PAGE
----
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Entitlements and Welfare

Despite the relative prosperity of the United States, poverty and economic insecurity are major problems for many Americans. The size and scope of U.S. government entitlement and anti-poverty programs have increased significantly since the enactment of Franklin Delano Roosevelt’s New Deal policies in the 1930s.

While these policies were created with the best of intentions, several decades of fighting poverty show the war has yet to be won. In many cases this is because a program has backfired. Instead of raising people’s standard of living, entitlement and welfare programs often create dependence on the state and weaken incentives and means to prepare for an uncertain future.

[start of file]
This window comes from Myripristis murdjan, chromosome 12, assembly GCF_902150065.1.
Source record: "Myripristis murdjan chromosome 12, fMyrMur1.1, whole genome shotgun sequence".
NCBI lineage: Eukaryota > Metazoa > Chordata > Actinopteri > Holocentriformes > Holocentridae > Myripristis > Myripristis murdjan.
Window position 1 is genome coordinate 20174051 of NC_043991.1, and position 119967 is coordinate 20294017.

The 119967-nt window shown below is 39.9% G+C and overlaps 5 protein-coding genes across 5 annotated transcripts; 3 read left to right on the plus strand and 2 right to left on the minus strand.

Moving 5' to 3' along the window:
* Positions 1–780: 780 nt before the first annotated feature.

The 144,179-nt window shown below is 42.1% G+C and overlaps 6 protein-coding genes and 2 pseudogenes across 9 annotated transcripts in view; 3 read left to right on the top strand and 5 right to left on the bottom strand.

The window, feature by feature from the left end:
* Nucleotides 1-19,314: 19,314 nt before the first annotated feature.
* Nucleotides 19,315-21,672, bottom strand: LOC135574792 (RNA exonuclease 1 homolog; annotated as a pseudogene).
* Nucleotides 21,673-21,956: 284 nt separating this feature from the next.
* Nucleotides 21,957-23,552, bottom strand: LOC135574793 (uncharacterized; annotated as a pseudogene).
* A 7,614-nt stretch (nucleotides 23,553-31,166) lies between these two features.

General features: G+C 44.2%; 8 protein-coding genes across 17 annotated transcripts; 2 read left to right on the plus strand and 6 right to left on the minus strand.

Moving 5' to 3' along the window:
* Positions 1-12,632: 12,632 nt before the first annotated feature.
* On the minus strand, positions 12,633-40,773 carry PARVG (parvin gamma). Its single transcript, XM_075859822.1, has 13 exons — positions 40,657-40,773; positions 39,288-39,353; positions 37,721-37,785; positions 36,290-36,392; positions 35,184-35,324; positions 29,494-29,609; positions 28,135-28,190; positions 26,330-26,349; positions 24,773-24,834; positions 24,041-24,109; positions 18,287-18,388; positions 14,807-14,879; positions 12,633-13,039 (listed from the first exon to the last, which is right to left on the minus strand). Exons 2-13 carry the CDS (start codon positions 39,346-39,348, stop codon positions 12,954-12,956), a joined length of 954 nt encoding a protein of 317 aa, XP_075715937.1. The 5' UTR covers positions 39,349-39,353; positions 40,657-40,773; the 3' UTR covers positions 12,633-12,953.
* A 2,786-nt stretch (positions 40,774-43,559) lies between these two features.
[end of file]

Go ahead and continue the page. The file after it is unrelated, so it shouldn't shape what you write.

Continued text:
Independent Institute fellows have advocated for replacing the welfare state with market-based solutions to poverty. Nongovernmental solutions can provide people with basic necessities and create a social safety net. Rather than crowding out private philanthropy with government funding of a social safety net, we can empower private organizations to foster economic security and promote upward mobility.


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